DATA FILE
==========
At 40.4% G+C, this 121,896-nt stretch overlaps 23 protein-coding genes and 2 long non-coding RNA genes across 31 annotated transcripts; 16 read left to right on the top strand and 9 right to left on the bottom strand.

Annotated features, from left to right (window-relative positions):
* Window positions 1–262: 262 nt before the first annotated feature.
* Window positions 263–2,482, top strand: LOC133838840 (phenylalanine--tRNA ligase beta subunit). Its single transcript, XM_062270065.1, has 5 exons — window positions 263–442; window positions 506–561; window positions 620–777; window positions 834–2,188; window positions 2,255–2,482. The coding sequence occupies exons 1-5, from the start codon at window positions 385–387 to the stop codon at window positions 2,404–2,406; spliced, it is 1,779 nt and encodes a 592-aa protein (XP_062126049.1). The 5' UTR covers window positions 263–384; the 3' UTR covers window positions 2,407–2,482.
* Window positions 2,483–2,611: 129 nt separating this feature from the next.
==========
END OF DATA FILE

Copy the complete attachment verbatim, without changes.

At 40.4% G+C, this 121,896-nt stretch overlaps 23 protein-coding genes and 2 long non-coding RNA genes across 31 annotated transcripts; 16 read left to right on the top strand and 9 right to left on the bottom strand.

Annotated features, from left to right (window-relative positions):
* Window positions 1–262: 262 nt before the first annotated feature.
* Window positions 263–2,482, top strand: LOC133838840 (phenylalanine--tRNA ligase beta subunit). Its single transcript, XM_062270065.1, has 5 exons — window positions 263–442; window positions 506–561; window positions 620–777; window positions 834–2,188; window positions 2,255–2,482. The coding sequence occupies exons 1-5, from the start codon at window positions 385–387 to the stop codon at window positions 2,404–2,406; spliced, it is 1,779 nt and encodes a 592-aa protein (XP_062126049.1). The 5' UTR covers window positions 263–384; the 3' UTR covers window positions 2,407–2,482.
* Window positions 2,483–2,611: 129 nt separating this feature from the next.